These subtle shifts in thinking may help drive the discussion forward and lead to better understanding and better security.

What qualifies a CISO?

Since the Equifax breach a screenshot of the CSO’s music degrees has been floating around the Internet.

 

As a Classical Civilizations undergrad, I take issue with the implications.  During college I built networks and databases and worked on systems of all types.  I also spent my summers on archaeological sites in Israel.

After graduating from college, I worked helpdesk support, moved into system administration, started securing systems and networks.  I eventually became a full time pentester.  Midcareer, I dropped out of InfoSec and went to law school.

After law school I went back into security doing product security, working with DoD networks, and securing a $20 billion enterprise.  I eventually served as the Chief Information Security Officer for the State of Texas.

So I was the CISO for a state of 28 million people with degrees in Classical Civilizations and Law.  Does that make me unqualified for my job?  Should I have stuck with my life in archaeology?

I know a loooottttttt of people in InfoSec with no or unrelated degrees.  In fact there was almost no university offering a security degree when I or my friends were in college.

What makes a security person?  Curiosity.  Grab all the degrees and certifications you want, without a natural curiosity of how things work (and more importantly break) you won’t make it in InfoSec.  Making things work in unintended ways is the fundamental tenant of security.  The most important word in InfoSec is “Huh?”.

So was Ms. Mauldin qualified to lead Equifax’s security program?  I don’t know, but I won’t make that judgment base of her degrees.

Does data protection still matter?

Yesterday Equifax (you know the folks that sell credit monitoring services) announced that they were breached.  143 million Americans (or 44% of all Americans) had their personal information exposed.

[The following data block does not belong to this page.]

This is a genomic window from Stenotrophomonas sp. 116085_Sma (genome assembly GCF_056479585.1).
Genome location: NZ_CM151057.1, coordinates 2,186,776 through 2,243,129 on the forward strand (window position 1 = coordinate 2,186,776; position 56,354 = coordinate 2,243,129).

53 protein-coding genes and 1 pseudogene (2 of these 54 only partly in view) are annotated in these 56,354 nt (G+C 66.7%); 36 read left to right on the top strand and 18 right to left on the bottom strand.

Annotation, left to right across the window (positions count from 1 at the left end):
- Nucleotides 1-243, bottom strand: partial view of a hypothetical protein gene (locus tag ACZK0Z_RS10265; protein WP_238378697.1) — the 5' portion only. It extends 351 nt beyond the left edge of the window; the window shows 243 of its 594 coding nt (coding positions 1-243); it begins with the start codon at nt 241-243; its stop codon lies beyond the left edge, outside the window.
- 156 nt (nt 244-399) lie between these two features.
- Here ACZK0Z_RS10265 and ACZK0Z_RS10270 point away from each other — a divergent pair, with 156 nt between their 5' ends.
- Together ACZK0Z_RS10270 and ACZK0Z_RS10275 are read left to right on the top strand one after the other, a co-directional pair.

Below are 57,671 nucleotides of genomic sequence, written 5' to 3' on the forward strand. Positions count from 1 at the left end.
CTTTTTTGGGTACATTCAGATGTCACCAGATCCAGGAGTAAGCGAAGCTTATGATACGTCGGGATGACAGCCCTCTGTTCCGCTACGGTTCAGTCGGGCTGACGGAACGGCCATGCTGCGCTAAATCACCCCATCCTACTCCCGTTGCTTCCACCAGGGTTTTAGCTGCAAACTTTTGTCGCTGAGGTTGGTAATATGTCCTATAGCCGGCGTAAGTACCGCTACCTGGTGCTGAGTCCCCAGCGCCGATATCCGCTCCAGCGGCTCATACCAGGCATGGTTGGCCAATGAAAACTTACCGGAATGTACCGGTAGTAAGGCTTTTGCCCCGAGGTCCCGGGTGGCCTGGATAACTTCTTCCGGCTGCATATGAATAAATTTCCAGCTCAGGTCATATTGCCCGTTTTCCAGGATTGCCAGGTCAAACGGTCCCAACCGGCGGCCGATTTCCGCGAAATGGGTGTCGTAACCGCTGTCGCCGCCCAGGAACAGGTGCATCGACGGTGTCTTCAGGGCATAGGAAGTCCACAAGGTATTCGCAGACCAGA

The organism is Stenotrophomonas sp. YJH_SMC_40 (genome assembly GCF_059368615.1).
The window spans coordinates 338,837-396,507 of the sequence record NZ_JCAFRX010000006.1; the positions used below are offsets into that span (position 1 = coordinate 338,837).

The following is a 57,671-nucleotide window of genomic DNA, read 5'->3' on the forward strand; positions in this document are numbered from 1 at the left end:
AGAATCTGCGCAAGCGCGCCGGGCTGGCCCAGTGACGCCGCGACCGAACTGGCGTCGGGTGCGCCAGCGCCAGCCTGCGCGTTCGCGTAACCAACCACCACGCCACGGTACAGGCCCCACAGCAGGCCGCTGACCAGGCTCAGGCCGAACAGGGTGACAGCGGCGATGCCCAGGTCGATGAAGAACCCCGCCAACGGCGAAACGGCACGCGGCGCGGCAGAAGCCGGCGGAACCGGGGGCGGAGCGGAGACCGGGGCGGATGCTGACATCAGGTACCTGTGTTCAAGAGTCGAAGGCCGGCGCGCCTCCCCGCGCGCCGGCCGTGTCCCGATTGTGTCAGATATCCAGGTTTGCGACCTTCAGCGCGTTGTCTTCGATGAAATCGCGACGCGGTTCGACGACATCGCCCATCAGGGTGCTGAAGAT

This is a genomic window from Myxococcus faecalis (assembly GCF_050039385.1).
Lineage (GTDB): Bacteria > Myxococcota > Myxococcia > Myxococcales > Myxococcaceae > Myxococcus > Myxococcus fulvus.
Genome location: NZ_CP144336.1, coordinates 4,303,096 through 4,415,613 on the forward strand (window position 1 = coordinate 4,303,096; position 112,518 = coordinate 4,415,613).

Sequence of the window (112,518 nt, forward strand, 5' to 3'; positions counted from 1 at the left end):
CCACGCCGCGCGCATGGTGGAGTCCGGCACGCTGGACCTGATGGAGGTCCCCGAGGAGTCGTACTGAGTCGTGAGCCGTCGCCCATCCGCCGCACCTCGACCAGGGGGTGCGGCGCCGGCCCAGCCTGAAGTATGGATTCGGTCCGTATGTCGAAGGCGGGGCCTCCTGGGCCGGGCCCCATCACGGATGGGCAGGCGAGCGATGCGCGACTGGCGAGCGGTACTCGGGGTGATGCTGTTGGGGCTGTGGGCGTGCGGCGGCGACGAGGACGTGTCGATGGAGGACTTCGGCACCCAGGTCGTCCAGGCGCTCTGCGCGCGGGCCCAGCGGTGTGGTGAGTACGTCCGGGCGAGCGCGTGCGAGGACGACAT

The 143 million Americans exposed by Equifax, the 22 million exposed in the 2015 OPM breach, the 1.5 billion records exposed by Yahoo would seem to indicate that there is no data left to breach.  The chickens are out of the henhouse.  So where do we go now?

Security is a series of layers.  Physical protection, perimeter protection, system protection… Preventative, detective, and corrective controls… Compensating controls for when any of those fail.  Security is hard.  It is easier to tear something down than to build something up.  The time I spent breaking into systems and networks was a lot easier (and more fun) than the time I spent trying to protect them.

So do the victims get a free pass?  No!  Because they aren’t the victims, we are.  The information that is lost is ours.  We entrust our personal information to these companies – in the case of Equifax and the other credit reporting companies we don’t have much say in the matter.  They have a duty to protect our information from the threats we know are out there.

They need to do the hard work.

Hey, the good news is that Equifax is offering credit monitoring services for the people affected by the breach of their own systems.  That certainly makes me feel more secure.